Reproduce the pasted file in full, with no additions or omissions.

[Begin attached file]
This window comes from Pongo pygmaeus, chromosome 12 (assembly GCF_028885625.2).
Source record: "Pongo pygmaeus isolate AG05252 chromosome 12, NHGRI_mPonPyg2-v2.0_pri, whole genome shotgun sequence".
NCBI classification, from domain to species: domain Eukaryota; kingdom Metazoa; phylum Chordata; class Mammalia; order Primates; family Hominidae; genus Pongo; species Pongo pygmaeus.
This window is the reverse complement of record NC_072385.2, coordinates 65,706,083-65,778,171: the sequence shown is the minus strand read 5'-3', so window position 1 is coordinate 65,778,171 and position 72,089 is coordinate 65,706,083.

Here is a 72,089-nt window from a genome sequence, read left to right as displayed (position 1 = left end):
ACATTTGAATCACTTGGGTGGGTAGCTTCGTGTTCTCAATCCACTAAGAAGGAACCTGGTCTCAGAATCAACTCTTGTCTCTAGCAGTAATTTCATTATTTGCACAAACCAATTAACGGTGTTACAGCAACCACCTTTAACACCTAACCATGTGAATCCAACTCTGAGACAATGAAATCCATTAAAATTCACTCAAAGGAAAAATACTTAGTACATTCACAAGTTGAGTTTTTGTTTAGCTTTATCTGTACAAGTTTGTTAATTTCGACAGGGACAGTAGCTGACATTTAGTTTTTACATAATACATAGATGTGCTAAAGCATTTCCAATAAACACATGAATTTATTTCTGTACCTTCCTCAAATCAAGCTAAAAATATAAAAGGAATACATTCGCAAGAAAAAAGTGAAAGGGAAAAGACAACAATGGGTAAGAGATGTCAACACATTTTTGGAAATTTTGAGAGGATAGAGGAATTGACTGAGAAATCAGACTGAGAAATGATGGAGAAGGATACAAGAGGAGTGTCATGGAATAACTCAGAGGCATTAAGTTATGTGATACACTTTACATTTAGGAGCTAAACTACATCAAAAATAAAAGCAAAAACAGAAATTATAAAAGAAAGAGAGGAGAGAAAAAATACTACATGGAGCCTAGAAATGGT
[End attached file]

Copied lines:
This window comes from Pongo pygmaeus, chromosome 12 (assembly GCF_028885625.2).
Source record: "Pongo pygmaeus isolate AG05252 chromosome 12, NHGRI_mPonPyg2-v2.0_pri, whole genome shotgun sequence".
NCBI classification, from domain to species: domain Eukaryota; kingdom Metazoa; phylum Chordata; class Mammalia; order Primates; family Hominidae; genus Pongo; species Pongo pygmaeus.
This window is the reverse complement of record NC_072385.2, coordinates 65,706,083-65,778,171: the sequence shown is the minus strand read 5'-3', so window position 1 is coordinate 65,778,171 and position 72,089 is coordinate 65,706,083.

Here is a 72,089-nt window from a genome sequence, read left to right as displayed (position 1 = left end):
ACATTTGAATCACTTGGGTGGGTAGCTTCGTGTTCTCAATCCACTAAGAAGGAACCTGGTCTCAGAATCAACTCTTGTCTCTAGCAGTAATTTCATTATTTGCACAAACCAATTAACGGTGTTACAGCAACCACCTTTAACACCTAACCATGTGAATCCAACTCTGAGACAATGAAATCCATTAAAATTCACTCAAAGGAAAAATACTTAGTACATTCACAAGTTGAGTTTTTGTTTAGCTTTATCTGTACAAGTTTGTTAATTTCGACAGGGACAGTAGCTGACATTTAGTTTTTACATAATACATAGATGTGCTAAAGCATTTCCAATAAACACATGAATTTATTTCTGTACCTTCCTCAAATCAAGCTAAAAATATAAAAGGAATACATTCGCAAGAAAAAAGTGAAAGGGAAAAGACAACAATGGGTAAGAGATGTCAACACATTTTTGGAAATTTTGAGAGGATAGAGGAATTGACTGAGAAATCAGACTGAGAAATGATGGAGAAGGATACAAGAGGAGTGTCATGGAATAACTCAGAGGCATTAAGTTATGTGATACACTTTACATTTAGGAGCTAAACTACATCAAAAATAAAAGCAAAAACAGAAATTATAAAAGAAAGAGAGGAGAGAAAAAATACTACATGGAGCCTAGAAATGGT